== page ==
Busy. Please wait.
or

show password
Forgot Password?

Don't have an account?  Sign up 
or

Username is available taken
show password

why


Make sure to remember your password. If you forget it there is no way for StudyStack to send you a reset link. You would need to create a new account.
We do not share your email address with others. It is only used to allow you to reset your password. For details read our Privacy Policy and Terms of Service.


Already a StudyStack user? Log In

Reset Password
Enter the associated with your account, and we'll email you a link to reset your password.

Remove Ads
Don't know
Know
remaining cards
Save
0:01
To flip the current card, click it or press the Spacebar key.  To move the current card to one of the three colored boxes, click on the box.  You may also press the UP ARROW key to move the card to the "Know" box, the DOWN ARROW key to move the card to the "Don't know" box, or the RIGHT ARROW key to move the card to the Remaining box.  You may also click on the card displayed in any of the three boxes to bring that card back to the center.

Pass complete!

"Know" box contains:
Time elapsed:
Retries:
restart all cards




share
Embed Code - If you would like this activity on your web page, copy the script below and paste it into your web page.

  Normal Size     Small Size show me how

Transtibial Prosth.

Transtibial Prosthetics Presentation

QuestionAnswer
Types of Prostheses Post-Operative; Temporary; Definitive
Post-Operative Prostheses Eliminates contracture potential; Reduces time to fitting of preparatory prosthesis; Restricted use on vascular/diabetic pt due to skin abrasion & inability to monitor residual limb
Preparatory Prosthesis Basic- socket, pylon, foot; Allows early ambulation, promotes residual limb shrinkage; ~4-8 months Adjustable socket/interface Adjustable/interchangeable components; No cosmetic finish; 2nd socket req'd w/ extreme edema/rapid limb reduction
Definitive Prosthesis Fit once limb stabilizes shape/size; Typically 3-5 yrs; Cosmetic & finished; Replace PRN
Endoskeletal Design Modular; Anatomically shaped foam w/ soft cover; Pylon- aluminum, stainless steel, titanium, carbon; Adjustable, lightweight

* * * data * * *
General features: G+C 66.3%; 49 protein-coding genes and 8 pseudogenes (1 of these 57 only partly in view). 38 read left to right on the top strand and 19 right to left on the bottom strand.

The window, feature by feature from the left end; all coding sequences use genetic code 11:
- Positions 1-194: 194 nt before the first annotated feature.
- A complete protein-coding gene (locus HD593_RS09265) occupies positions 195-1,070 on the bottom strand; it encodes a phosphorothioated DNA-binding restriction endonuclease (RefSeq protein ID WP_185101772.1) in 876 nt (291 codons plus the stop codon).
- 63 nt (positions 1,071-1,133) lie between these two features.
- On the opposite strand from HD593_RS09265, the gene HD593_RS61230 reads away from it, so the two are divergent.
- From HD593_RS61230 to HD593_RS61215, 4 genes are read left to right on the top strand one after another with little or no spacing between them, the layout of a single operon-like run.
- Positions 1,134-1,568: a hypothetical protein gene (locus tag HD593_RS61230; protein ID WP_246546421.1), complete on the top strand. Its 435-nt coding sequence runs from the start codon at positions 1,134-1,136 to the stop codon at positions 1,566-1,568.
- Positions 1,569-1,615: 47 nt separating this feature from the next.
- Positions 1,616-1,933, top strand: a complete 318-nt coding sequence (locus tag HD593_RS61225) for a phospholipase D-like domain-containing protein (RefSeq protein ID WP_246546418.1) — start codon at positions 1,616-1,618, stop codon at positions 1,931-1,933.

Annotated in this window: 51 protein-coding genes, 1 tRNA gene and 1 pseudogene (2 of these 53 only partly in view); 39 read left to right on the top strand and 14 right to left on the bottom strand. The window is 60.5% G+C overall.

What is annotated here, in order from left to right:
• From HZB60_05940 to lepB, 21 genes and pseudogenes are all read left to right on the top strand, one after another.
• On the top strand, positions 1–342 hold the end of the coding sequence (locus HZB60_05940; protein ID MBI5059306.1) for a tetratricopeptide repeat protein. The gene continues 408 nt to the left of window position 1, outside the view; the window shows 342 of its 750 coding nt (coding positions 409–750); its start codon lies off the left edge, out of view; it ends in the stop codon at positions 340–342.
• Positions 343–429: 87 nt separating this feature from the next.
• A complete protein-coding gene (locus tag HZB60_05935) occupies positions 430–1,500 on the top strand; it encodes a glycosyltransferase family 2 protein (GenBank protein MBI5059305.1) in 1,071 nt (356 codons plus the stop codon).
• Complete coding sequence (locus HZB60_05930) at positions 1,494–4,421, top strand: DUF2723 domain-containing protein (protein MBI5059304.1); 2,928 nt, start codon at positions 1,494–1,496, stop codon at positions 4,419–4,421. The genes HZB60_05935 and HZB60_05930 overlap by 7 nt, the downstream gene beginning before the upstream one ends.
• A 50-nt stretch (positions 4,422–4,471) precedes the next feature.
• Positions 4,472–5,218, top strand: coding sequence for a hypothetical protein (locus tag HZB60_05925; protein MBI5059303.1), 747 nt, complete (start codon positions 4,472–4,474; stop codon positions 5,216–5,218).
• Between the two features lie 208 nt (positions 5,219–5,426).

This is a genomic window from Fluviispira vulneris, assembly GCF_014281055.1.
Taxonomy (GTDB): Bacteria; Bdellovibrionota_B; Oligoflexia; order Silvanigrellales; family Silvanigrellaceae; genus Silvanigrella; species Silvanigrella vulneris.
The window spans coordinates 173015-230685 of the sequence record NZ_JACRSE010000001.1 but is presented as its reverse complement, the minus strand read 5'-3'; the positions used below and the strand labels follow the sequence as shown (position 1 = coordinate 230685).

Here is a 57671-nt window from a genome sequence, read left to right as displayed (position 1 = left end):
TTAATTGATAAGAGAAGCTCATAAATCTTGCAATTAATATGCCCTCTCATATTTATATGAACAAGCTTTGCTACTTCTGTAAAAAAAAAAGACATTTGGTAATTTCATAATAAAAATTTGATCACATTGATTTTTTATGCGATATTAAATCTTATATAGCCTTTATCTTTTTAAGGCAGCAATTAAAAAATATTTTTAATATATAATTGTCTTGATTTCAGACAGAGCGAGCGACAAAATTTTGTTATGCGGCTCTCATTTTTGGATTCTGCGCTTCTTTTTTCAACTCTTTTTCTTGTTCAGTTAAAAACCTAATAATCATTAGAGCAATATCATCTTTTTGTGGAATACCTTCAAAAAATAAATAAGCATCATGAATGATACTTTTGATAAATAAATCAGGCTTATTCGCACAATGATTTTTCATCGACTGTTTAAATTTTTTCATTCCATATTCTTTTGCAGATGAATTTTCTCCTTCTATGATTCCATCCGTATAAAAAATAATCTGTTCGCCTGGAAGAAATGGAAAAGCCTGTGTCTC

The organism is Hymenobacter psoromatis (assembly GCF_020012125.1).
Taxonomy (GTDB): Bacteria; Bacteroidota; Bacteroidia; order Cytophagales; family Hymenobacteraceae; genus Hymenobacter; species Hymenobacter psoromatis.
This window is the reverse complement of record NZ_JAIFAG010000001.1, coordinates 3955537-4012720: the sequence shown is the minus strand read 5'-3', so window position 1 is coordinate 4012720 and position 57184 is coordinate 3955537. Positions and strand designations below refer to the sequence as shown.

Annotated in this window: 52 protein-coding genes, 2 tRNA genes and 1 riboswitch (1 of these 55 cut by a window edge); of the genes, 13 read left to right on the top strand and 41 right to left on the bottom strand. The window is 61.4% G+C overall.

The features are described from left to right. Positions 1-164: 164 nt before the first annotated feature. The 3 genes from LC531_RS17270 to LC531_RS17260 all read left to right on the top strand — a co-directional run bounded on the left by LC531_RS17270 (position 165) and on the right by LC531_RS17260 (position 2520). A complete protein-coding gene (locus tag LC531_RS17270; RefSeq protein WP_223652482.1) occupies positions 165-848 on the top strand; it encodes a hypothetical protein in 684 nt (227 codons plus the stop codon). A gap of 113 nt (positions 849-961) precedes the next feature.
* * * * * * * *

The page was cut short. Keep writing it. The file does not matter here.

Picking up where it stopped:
Exoskeletal Design Hard outer covering-laminated; Durable- pts in construction/farming; Not easily adjusted
Conventional Fabrication Cast residual limb (- impression); Fill w/ plaster (+ mold) Add- tibial tub & crest, distal tib/fib, fib head, hams Remove- patella tendon, tib flare, popliteal area, calf mm Dx socket- static & dynamic alignments; Definitive socket laminated, foam s
Computer-Aided Fabrication (CAD/CAM) Cast/scan residual limb; Converted to computer; Modified on computer; Sent to carver, + mold created out of foam; Same as conventional fabrication
Prosthetic Feet Used on 90% pts
Foot Failure- Alignment Socket & components not set in appropriate alignment; Forces improperly interacting with foot components & causing pre-mature wear
Foot Failure- Pt. Selection Pt's activity level doesn't correspond to foot design; Pt's weight/activity has increased since initial fitting
Foot Failure- Proper Use Pt abuses foot: walking w/o shoes; improper heel height; water damage; dust/dirt damage; lack of maintenance
Foot Failure- Shoe Selection Pt has change heel height; Shoes old & in disrepair; Shoes don't provide adequate support for prosthetic foot
Choosing Appropriate Foot- Physical Pt. height, weight & functional age; Knee disarticulation; trans-femoral; hip disarticulation; hemi-pelvectomy; bilateral; pediatric; adult; geriatric
Choosing Appropriate Foot- Functional- FL 0 No ability or potential to ambulate or transfer
Choosing Appropriate Foot- Functional- FL 1 Ability/potential to transfer or ambulate on level surfaces at fixed cadence
Choosing Appropriate Foot- Functional- FL 2 Ability or potential for ambulation with ability to traverse low level barriers
Choosing Appropriate Foot- Functional- FL 3 Ability/potential to ambulate with variable cadence
Choosing Appropriate Foot- Functional- FL 4 Ability-potential to ambulate which exceeds basic ambulation skills
Choosing appropriate Foot- Financial Initial investment; Maintenance; Replacement parts; Long-term replacement; Future insurance status
Choosing Appropriate Foot- Functional Stability factor; Maintenance; Durability
Choosing Appropriate Foot- Patient Priorities Function; Durability; Cosmetics; Comfort
Prosthetic Feet Functions Joint stimulation; Shock absorption; Stable WB BoS; Muscle simulation; Cosmetically pleasing
Prosthetic Feet- Conventional Solid-ankle cushioned heel (SACH); Stationary-attachment flexible endoskeletal (SAFE); Single-axis; Multi-axial; If not conventional, dynamic response/energy storing